Enjoying nature in our gardens if we are lucky enough to have them can be part of this. Green spaces such as parks in towns and cities can still be used, and the footpaths and other rights of way in rural areas remain open. Please follow this advice:
The risk of the coronavirus being passed on to others from people using public rights of way and other paths and trails is considered to be very low as long as people follow the government’s instructions to maintain social distancing. But if possible try to avoid using footpaths etc that may take you through a farmstead or other rural business where social distancing may be difficult.
The rights of way network remains open and landowners do not have the legal right to block or obstruct public rights of way. However, in very limited circumstances where large numbers of people are using such routes, landowners may consider the following measures:
- Temporarily displaying polite notices that encourage users to respect local residents and workers by following social distancing guidelines and consider using alternative routes that do not pass through gardens, farmyards or schools.
- Offering an alternative route around gardens and farmyards only where it is safe to do so (you must gain permission from relevant landowners and make sure the route is safe for users and livestock) provided that the original right of way is maintained.
It can also be helpful if landowners tied gates on public rights of way open, if it is safe to do so, so that walkers and riders do not need to touch gates.
All our National Trails remain open including newly opened stretches of England Coast Path, however people must follow the government’s instructions to maintain social distancing.
National Nature Reserves (NNRs)
Natural England’s National Nature Reserves are open to the public, and we welcome our visitors to enjoy them freely whilst following the countryside code and the latest government coronavirus advice. You should be aware that visitor facilities such as public toilets and bird hides remain closed.
Our nature reserves are for everyone to enjoy, so we ask you to look after them during your visit and please take your litter home with you, keep dogs on a leash, be careful of ground nesting birds and no BBQs.
We are opening up car parks when and where we can. Our nature reserve staff are working hard to open the majority of our car parks, and to safely carry out additional visitor safety checks. A small number of car parks remain closed until further notice because of additional safety or management requirements.
These are the closed car parks:
- Yarner Wood car park (East Dartmoor NNR)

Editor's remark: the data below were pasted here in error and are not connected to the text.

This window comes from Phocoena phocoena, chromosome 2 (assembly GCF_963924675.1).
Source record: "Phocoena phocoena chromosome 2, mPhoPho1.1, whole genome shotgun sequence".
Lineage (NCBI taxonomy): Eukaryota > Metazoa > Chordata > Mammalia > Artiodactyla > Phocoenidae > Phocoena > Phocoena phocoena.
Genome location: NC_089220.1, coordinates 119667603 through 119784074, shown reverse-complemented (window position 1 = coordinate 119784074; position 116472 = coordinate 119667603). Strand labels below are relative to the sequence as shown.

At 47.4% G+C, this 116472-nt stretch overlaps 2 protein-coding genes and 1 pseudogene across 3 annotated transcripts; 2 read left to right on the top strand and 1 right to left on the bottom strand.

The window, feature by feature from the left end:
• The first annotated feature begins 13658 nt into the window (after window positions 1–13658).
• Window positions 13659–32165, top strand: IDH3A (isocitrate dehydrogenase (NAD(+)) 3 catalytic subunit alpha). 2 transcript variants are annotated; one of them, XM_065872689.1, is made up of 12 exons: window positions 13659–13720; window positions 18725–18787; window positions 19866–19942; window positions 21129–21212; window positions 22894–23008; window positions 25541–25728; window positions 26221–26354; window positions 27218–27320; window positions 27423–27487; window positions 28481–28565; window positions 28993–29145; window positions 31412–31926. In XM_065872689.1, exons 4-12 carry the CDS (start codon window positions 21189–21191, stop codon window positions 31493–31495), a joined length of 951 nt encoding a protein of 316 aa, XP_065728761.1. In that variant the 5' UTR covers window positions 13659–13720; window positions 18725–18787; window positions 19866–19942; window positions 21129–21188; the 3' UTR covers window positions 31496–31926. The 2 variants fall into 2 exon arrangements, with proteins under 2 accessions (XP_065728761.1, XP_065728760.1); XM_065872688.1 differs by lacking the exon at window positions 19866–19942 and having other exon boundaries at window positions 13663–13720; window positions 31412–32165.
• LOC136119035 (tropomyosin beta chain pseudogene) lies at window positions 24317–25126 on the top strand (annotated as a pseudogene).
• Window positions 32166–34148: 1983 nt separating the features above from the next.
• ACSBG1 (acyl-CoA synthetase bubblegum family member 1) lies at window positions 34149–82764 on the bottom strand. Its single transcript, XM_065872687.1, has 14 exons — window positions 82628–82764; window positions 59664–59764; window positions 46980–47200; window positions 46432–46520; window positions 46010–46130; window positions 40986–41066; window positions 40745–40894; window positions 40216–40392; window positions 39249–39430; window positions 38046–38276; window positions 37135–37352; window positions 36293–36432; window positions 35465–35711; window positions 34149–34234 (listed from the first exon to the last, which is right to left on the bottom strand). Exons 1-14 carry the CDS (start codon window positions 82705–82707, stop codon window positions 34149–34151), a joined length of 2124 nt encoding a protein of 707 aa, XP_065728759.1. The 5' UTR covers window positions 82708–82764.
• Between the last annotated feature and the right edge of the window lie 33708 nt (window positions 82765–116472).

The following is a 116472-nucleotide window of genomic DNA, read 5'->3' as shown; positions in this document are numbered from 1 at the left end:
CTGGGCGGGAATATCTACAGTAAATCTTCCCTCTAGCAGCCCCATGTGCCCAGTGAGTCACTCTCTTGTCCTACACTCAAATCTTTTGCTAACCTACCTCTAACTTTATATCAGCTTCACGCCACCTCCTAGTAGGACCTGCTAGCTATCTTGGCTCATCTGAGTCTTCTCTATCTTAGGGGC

- Bure Marshes NNR nature trail access from boat moorings
- Rostherne Mere NNR car park
- Fenn’s, Whixall and Bettisfield Mosses NNR car parks: no parking for the history trail as the Shed Yard (in Wales) and Manor House car parks remain closed
As explained above, Hatfield Moors and Thursley Heath NNRs are closed until further notice following major wildfires.
For National Nature Reserves managed by other organisations you should contact the managing body for latest details on any opening restrictions. Please consider when deciding to travel to an NNR or other outside space that other commercial or public facilities in the local area may also be closed and you will want to bear that in mind in thinking about how far you might travel.
Management work on NNRs is currently limited until further notice to essential tasks that are critical for things such as public safety, animal welfare and water level management.
Working with NGOs
We are aware that many of our colleagues in the environmental, conservation and outdoor recreation charity sector may be facing financial challenges, along with concerns about maintaining nature sites during this challenging time.
We will of course continue the funding for the important partnership projects we deliver with our non-government organisations (NGOs) colleagues and I am speaking to a number of organisations about how we can work together even more closely to face our common challenges, both now and in the immediate future, to minimise any impact on the natural environment.
We will continue to update this page as necessary with any changes in the situation and our work.
Natural England wishes everyone well during this difficult period. We remain committed to our mission to build partnerships for nature’s recovery, which the nation will need more than ever. I hope that this can bring us all together again in partnership, safely and enthusiastically, very soon.
Marian Spain, Chief Executive